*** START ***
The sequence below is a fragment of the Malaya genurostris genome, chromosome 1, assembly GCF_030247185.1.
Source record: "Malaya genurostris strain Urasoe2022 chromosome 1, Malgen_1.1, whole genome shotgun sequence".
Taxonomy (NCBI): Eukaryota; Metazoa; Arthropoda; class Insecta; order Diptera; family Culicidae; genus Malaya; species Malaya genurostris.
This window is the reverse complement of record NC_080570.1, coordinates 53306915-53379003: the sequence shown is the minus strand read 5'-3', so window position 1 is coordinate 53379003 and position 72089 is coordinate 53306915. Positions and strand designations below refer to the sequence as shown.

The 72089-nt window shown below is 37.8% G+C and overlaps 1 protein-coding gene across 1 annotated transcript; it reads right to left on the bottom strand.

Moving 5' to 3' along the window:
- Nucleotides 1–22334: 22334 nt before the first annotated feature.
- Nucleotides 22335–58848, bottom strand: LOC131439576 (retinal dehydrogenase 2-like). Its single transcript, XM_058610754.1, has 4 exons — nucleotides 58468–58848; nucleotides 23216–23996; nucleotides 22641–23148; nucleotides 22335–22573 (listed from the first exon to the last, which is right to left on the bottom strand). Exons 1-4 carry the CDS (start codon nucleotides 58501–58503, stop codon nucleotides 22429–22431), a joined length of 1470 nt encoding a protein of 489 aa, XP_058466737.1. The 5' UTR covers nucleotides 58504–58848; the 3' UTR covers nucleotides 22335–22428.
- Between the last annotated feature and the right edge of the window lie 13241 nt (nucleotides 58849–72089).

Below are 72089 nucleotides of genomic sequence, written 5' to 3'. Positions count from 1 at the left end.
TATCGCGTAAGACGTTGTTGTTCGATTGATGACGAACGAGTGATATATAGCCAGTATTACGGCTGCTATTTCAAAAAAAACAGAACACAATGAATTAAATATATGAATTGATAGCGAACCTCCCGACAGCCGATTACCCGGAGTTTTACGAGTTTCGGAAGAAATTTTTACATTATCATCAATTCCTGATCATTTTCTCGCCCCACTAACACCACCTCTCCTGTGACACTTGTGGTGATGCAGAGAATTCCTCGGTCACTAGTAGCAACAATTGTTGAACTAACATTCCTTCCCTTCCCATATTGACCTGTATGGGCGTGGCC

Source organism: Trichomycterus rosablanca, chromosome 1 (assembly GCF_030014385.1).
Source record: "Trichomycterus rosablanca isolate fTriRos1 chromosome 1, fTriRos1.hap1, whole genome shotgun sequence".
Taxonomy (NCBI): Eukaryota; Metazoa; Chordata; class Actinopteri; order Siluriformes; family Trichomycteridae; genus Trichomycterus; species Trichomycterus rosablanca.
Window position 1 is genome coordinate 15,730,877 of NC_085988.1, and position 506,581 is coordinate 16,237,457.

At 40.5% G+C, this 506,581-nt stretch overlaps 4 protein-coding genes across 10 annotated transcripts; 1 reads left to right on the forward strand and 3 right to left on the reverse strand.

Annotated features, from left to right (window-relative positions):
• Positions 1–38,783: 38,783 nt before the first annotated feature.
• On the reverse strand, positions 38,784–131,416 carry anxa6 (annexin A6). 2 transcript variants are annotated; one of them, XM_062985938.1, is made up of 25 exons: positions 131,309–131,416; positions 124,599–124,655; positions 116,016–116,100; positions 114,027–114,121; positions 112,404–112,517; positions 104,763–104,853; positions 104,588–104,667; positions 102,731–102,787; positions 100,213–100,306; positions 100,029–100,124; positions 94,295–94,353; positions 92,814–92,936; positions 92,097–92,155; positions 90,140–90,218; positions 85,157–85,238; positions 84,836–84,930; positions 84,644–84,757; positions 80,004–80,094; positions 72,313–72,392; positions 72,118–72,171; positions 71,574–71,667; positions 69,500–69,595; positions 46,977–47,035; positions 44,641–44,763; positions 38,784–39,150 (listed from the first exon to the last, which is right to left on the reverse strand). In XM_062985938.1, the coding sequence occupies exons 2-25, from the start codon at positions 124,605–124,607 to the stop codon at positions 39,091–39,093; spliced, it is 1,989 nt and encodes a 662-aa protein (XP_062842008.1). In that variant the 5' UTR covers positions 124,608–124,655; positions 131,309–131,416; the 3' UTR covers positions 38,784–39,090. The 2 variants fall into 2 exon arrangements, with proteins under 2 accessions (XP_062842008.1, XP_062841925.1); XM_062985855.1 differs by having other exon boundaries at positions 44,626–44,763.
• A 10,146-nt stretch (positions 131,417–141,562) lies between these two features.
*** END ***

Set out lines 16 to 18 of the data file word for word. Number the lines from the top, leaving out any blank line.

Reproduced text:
At 40.5% G+C, this 506,581-nt stretch overlaps 4 protein-coding genes across 10 annotated transcripts; 1 reads left to right on the forward strand and 3 right to left on the reverse strand.

Annotated features, from left to right (window-relative positions):
• Positions 1–38,783: 38,783 nt before the first annotated feature.